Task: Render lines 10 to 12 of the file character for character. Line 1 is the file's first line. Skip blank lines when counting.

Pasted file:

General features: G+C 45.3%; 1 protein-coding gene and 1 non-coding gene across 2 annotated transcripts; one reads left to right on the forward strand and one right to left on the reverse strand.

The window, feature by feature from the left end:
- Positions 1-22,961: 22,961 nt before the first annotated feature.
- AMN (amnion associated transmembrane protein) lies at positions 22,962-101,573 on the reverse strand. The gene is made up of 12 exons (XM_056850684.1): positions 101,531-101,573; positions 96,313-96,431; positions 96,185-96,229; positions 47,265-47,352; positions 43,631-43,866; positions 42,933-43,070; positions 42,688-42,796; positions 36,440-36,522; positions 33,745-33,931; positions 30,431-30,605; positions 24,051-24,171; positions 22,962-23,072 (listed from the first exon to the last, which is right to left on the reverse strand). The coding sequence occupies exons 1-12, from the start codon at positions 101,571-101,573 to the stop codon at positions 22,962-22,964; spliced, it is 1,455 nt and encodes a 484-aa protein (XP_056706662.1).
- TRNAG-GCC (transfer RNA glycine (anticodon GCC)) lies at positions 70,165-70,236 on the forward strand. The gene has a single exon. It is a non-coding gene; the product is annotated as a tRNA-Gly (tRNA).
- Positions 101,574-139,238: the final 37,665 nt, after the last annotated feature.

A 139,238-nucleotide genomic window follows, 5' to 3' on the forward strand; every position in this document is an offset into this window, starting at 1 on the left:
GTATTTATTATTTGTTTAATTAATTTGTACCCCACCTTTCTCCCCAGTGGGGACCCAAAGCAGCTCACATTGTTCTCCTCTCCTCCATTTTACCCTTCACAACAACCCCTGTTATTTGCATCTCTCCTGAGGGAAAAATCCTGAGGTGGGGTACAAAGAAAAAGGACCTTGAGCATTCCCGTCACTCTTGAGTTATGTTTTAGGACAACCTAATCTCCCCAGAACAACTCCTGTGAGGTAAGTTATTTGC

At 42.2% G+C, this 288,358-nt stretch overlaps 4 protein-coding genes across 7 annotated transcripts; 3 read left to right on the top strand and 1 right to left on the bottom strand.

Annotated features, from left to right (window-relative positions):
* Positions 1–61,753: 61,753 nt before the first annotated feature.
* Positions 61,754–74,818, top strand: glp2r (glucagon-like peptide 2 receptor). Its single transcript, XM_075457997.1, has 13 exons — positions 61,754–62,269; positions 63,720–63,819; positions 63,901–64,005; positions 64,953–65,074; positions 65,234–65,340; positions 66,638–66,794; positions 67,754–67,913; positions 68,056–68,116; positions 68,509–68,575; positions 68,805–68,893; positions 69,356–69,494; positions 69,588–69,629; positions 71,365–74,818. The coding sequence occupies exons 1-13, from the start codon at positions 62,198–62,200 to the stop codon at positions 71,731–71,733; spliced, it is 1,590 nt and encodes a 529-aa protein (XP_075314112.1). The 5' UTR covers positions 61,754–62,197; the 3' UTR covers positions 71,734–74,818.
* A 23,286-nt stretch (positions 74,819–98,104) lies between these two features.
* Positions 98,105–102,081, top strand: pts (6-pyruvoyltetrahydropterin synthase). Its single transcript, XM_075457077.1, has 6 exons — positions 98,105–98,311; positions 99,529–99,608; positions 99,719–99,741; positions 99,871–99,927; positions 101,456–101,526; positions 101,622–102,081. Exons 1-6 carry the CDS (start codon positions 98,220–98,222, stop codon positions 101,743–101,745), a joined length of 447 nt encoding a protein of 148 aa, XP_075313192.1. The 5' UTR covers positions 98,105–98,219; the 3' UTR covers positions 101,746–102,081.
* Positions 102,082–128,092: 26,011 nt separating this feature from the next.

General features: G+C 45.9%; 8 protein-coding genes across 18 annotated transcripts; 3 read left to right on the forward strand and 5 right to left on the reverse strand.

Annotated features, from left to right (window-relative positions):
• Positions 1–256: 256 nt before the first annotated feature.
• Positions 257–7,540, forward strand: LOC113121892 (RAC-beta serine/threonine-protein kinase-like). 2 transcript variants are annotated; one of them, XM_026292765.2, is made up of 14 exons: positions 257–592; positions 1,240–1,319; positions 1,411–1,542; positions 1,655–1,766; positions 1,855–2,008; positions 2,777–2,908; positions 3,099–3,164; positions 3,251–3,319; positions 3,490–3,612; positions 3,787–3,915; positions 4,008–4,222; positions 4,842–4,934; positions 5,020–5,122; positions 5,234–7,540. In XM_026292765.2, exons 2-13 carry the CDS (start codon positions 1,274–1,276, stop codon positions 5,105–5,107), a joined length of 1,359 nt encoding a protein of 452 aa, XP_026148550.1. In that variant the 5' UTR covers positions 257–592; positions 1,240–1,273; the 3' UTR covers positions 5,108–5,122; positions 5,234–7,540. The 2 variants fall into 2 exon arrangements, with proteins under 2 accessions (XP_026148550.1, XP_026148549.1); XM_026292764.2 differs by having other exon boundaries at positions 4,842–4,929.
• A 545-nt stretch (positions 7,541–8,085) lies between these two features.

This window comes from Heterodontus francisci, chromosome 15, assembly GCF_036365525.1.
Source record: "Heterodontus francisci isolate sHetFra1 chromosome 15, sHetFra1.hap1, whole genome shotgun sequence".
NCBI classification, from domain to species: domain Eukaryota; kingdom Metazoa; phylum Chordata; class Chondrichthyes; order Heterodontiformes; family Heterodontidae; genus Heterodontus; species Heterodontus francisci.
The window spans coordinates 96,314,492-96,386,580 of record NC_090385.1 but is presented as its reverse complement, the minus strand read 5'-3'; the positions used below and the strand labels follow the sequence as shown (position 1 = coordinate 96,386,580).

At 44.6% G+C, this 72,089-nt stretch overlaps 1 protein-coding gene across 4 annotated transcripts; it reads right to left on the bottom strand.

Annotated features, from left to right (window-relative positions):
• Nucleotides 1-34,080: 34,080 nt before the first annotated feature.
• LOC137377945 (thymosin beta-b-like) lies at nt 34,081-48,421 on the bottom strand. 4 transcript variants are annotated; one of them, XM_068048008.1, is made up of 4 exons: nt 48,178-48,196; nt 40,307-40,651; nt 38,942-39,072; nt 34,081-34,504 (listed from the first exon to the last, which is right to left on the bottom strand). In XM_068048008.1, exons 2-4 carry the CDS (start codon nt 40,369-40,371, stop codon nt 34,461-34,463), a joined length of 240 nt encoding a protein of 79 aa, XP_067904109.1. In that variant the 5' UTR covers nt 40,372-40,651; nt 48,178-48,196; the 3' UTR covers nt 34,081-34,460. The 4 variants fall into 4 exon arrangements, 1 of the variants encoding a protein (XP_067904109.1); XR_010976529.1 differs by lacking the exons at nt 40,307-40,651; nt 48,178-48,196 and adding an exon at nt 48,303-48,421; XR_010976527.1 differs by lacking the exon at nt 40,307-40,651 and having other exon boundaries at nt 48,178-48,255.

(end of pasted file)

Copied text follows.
Annotated features, from left to right (window-relative positions):
* Positions 1–61,753: 61,753 nt before the first annotated feature.
* Positions 61,754–74,818, top strand: glp2r (glucagon-like peptide 2 receptor). Its single transcript, XM_075457997.1, has 13 exons — positions 61,754–62,269; positions 63,720–63,819; positions 63,901–64,005; positions 64,953–65,074; positions 65,234–65,340; positions 66,638–66,794; positions 67,754–67,913; positions 68,056–68,116; positions 68,509–68,575; positions 68,805–68,893; positions 69,356–69,494; positions 69,588–69,629; positions 71,365–74,818. The coding sequence occupies exons 1-13, from the start codon at positions 62,198–62,200 to the stop codon at positions 71,731–71,733; spliced, it is 1,590 nt and encodes a 529-aa protein (XP_075314112.1). The 5' UTR covers positions 61,754–62,197; the 3' UTR covers positions 71,734–74,818.